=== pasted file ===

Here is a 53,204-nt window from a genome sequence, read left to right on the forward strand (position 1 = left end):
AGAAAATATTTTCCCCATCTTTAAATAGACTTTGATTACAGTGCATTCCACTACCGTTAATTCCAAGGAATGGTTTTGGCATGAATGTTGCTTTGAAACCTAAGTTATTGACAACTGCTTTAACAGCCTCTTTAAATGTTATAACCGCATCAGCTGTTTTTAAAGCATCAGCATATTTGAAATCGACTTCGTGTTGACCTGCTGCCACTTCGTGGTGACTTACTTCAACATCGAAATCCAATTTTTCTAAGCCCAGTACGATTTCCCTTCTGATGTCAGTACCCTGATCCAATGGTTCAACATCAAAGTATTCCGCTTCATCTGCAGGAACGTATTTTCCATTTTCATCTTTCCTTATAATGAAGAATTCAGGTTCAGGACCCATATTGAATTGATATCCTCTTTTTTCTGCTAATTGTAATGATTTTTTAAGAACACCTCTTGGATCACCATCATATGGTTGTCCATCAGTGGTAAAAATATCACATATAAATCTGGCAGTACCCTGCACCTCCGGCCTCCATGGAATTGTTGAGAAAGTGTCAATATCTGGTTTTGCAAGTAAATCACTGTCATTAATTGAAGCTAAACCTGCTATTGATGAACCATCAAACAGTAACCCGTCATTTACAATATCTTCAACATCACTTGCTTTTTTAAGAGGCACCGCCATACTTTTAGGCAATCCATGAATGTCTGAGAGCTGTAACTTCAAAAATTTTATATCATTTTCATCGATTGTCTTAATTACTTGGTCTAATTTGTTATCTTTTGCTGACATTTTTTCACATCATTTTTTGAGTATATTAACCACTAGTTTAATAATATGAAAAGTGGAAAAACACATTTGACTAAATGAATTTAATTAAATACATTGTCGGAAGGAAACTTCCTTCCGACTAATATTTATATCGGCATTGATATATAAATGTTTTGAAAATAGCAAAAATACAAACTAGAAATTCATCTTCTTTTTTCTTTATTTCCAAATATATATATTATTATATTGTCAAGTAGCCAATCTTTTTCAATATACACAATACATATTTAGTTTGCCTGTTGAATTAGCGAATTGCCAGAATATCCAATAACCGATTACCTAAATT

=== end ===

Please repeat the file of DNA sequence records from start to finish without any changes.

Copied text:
Here is a 53,204-nt window from a genome sequence, read left to right on the forward strand (position 1 = left end):
AGAAAATATTTTCCCCATCTTTAAATAGACTTTGATTACAGTGCATTCCACTACCGTTAATTCCAAGGAATGGTTTTGGCATGAATGTTGCTTTGAAACCTAAGTTATTGACAACTGCTTTAACAGCCTCTTTAAATGTTATAACCGCATCAGCTGTTTTTAAAGCATCAGCATATTTGAAATCGACTTCGTGTTGACCTGCTGCCACTTCGTGGTGACTTACTTCAACATCGAAATCCAATTTTTCTAAGCCCAGTACGATTTCCCTTCTGATGTCAGTACCCTGATCCAATGGTTCAACATCAAAGTATTCCGCTTCATCTGCAGGAACGTATTTTCCATTTTCATCTTTCCTTATAATGAAGAATTCAGGTTCAGGACCCATATTGAATTGATATCCTCTTTTTTCTGCTAATTGTAATGATTTTTTAAGAACACCTCTTGGATCACCATCATATGGTTGTCCATCAGTGGTAAAAATATCACATATAAATCTGGCAGTACCCTGCACCTCCGGCCTCCATGGAATTGTTGAGAAAGTGTCAATATCTGGTTTTGCAAGTAAATCACTGTCATTAATTGAAGCTAAACCTGCTATTGATGAACCATCAAACAGTAACCCGTCATTTACAATATCTTCAACATCACTTGCTTTTTTAAGAGGCACCGCCATACTTTTAGGCAATCCATGAATGTCTGAGAGCTGTAACTTCAAAAATTTTATATCATTTTCATCGATTGTCTTAATTACTTGGTCTAATTTGTTATCTTTTGCTGACATTTTTTCACATCATTTTTTGAGTATATTAACCACTAGTTTAATAATATGAAAAGTGGAAAAACACATTTGACTAAATGAATTTAATTAAATACATTGTCGGAAGGAAACTTCCTTCCGACTAATATTTATATCGGCATTGATATATAAATGTTTTGAAAATAGCAAAAATACAAACTAGAAATTCATCTTCTTTTTTCTTTATTTCCAAATATATATATTATTATATTGTCAAGTAGCCAATCTTTTTCAATATACACAATACATATTTAGTTTGCCTGTTGAATTAGCGAATTGCCAGAATATCCAATAACCGATTACCTAAATT